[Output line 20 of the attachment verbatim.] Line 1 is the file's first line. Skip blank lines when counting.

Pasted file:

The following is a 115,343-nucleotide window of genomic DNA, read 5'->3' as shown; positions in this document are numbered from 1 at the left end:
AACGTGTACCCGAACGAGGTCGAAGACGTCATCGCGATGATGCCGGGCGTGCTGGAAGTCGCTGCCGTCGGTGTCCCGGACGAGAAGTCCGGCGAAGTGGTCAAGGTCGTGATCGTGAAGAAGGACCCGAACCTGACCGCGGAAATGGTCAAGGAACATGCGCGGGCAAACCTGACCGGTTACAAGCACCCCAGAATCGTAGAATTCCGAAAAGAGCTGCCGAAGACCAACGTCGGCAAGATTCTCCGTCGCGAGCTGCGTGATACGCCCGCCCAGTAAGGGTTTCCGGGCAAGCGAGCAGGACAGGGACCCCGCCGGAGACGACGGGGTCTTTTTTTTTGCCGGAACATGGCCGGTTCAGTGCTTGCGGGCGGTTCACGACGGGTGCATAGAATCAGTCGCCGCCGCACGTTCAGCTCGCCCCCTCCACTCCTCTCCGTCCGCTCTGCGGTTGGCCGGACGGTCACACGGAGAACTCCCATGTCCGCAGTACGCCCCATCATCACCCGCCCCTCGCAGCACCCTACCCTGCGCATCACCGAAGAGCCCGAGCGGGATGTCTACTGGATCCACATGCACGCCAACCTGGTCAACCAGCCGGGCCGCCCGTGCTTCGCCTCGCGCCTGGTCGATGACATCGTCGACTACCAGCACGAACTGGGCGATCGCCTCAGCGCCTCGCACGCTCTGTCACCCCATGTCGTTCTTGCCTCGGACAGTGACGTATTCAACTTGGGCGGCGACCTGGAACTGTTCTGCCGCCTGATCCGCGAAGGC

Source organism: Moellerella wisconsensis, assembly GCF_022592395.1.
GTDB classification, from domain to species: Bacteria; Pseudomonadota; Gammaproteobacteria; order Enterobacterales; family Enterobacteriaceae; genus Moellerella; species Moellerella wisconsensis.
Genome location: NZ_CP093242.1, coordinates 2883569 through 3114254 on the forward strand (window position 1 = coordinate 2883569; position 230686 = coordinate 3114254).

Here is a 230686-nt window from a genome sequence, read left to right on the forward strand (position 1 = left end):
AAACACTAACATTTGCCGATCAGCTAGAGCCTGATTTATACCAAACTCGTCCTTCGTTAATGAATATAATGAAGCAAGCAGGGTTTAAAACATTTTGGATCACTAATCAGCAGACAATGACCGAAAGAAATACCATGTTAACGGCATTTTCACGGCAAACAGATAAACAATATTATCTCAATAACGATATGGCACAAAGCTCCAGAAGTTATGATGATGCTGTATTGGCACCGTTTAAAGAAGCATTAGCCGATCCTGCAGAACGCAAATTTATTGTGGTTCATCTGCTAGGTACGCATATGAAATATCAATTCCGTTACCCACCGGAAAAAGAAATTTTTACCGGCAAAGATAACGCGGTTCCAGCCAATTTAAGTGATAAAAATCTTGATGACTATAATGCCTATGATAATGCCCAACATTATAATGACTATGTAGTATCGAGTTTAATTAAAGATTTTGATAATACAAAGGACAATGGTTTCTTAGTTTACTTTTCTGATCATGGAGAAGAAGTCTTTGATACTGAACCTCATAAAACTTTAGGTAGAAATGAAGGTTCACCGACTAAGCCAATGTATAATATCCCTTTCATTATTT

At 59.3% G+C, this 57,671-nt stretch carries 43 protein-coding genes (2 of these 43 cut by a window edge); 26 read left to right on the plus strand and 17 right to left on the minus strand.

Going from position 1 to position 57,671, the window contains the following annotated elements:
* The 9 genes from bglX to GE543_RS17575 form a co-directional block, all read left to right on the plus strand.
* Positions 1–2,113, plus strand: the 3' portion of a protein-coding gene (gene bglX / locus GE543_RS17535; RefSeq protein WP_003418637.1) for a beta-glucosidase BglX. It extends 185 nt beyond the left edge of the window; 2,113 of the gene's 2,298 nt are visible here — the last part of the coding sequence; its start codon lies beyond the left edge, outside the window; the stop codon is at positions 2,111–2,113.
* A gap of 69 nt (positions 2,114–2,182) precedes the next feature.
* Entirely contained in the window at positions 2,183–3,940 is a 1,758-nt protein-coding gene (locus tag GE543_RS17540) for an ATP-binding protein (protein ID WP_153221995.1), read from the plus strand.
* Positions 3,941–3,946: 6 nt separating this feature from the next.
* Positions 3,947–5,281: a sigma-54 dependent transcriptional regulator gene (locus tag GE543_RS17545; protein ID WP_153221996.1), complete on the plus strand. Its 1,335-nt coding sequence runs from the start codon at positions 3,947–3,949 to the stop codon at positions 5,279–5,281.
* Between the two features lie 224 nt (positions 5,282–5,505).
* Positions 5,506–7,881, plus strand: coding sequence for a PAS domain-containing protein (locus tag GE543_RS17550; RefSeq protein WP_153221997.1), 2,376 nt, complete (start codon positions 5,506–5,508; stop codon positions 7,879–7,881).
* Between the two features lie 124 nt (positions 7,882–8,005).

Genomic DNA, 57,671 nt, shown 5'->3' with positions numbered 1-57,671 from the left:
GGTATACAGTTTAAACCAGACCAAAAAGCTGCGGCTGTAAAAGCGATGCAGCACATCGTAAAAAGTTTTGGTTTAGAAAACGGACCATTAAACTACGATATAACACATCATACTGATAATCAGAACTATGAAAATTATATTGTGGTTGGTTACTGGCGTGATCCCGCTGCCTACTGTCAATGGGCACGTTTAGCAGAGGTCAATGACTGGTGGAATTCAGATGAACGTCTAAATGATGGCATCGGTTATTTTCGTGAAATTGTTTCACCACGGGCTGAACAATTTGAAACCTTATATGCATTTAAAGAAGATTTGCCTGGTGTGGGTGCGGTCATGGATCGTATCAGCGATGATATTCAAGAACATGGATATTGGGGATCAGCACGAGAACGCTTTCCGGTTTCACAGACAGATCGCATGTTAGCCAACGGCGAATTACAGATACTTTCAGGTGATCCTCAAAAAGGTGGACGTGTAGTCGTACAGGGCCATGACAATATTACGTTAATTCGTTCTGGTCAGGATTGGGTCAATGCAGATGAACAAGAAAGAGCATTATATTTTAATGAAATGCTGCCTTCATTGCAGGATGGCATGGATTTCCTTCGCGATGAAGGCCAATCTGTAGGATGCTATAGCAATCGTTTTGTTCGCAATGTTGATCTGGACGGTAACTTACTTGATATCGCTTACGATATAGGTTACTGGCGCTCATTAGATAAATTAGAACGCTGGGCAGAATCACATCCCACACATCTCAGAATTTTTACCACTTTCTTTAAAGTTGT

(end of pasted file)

GGTATACAGTTTAAACCAGACCAAAAAGCTGCGGCTGTAAAAGCGATGCAGCACATCGTAAAAAGTTTTGGTTTAGAAAACGGACCATTAAACTACGATATAACACATCATACTGATAATCAGAACTATGAAAATTATATTGTGGTTGGTTACTGGCGTGATCCCGCTGCCTACTGTCAATGGGCACGTTTAGCAGAGGTCAATGACTGGTGGAATTCAGATGAACGTCTAAATGATGGCATCGGTTATTTTCGTGAAATTGTTTCACCACGGGCTGAACAATTTGAAACCTTATATGCATTTAAAGAAGATTTGCCTGGTGTGGGTGCGGTCATGGATCGTATCAGCGATGATATTCAAGAACATGGATATTGGGGATCAGCACGAGAACGCTTTCCGGTTTCACAGACAGATCGCATGTTAGCCAACGGCGAATTACAGATACTTTCAGGTGATCCTCAAAAAGGTGGACGTGTAGTCGTACAGGGCCATGACAATATTACGTTAATTCGTTCTGGTCAGGATTGGGTCAATGCAGATGAACAAGAAAGAGCATTATATTTTAATGAAATGCTGCCTTCATTGCAGGATGGCATGGATTTCCTTCGCGATGAAGGCCAATCTGTAGGATGCTATAGCAATCGTTTTGTTCGCAATGTTGATCTGGACGGTAACTTACTTGATATCGCTTACGATATAGGTTACTGGCGCTCATTAGATAAATTAGAACGCTGGGCAGAATCACATCCCACACATCTCAGAATTTTTACCACTTTCTTTAAAGTTGT